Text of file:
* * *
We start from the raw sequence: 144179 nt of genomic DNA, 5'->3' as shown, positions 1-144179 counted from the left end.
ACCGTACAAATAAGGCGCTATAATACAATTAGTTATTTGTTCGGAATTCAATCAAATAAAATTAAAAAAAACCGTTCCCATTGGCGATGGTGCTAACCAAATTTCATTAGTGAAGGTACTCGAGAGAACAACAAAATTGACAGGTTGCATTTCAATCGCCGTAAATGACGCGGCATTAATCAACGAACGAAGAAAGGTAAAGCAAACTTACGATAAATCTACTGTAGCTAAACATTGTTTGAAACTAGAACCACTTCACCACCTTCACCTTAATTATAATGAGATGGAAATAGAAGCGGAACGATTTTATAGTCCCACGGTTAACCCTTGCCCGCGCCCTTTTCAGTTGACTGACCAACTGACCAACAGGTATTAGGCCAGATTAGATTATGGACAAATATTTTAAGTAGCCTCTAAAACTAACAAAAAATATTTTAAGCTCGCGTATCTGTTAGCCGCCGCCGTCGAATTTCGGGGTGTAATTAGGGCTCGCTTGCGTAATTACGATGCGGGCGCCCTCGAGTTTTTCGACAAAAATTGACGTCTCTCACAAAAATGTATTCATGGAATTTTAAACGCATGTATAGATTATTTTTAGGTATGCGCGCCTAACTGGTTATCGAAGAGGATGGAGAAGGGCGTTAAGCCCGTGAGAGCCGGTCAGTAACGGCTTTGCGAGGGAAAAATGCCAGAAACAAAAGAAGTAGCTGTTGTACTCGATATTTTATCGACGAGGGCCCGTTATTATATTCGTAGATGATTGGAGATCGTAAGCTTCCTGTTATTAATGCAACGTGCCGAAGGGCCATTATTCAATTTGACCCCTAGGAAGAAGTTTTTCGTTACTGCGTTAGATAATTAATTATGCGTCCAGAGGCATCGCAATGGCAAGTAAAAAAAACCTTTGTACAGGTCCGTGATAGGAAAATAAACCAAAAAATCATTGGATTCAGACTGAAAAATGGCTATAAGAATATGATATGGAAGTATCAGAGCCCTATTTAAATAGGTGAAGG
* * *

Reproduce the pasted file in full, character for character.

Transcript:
We start from the raw sequence: 144179 nt of genomic DNA, 5'->3' as shown, positions 1-144179 counted from the left end.
ACCGTACAAATAAGGCGCTATAATACAATTAGTTATTTGTTCGGAATTCAATCAAATAAAATTAAAAAAAACCGTTCCCATTGGCGATGGTGCTAACCAAATTTCATTAGTGAAGGTACTCGAGAGAACAACAAAATTGACAGGTTGCATTTCAATCGCCGTAAATGACGCGGCATTAATCAACGAACGAAGAAAGGTAAAGCAAACTTACGATAAATCTACTGTAGCTAAACATTGTTTGAAACTAGAACCACTTCACCACCTTCACCTTAATTATAATGAGATGGAAATAGAAGCGGAACGATTTTATAGTCCCACGGTTAACCCTTGCCCGCGCCCTTTTCAGTTGACTGACCAACTGACCAACAGGTATTAGGCCAGATTAGATTATGGACAAATATTTTAAGTAGCCTCTAAAACTAACAAAAAATATTTTAAGCTCGCGTATCTGTTAGCCGCCGCCGTCGAATTTCGGGGTGTAATTAGGGCTCGCTTGCGTAATTACGATGCGGGCGCCCTCGAGTTTTTCGACAAAAATTGACGTCTCTCACAAAAATGTATTCATGGAATTTTAAACGCATGTATAGATTATTTTTAGGTATGCGCGCCTAACTGGTTATCGAAGAGGATGGAGAAGGGCGTTAAGCCCGTGAGAGCCGGTCAGTAACGGCTTTGCGAGGGAAAAATGCCAGAAACAAAAGAAGTAGCTGTTGTACTCGATATTTTATCGACGAGGGCCCGTTATTATATTCGTAGATGATTGGAGATCGTAAGCTTCCTGTTATTAATGCAACGTGCCGAAGGGCCATTATTCAATTTGACCCCTAGGAAGAAGTTTTTCGTTACTGCGTTAGATAATTAATTATGCGTCCAGAGGCATCGCAATGGCAAGTAAAAAAAACCTTTGTACAGGTCCGTGATAGGAAAATAAACCAAAAAATCATTGGATTCAGACTGAAAAATGGCTATAAGAATATGATATGGAAGTATCAGAGCCCTATTTAAATAGGTGAAGG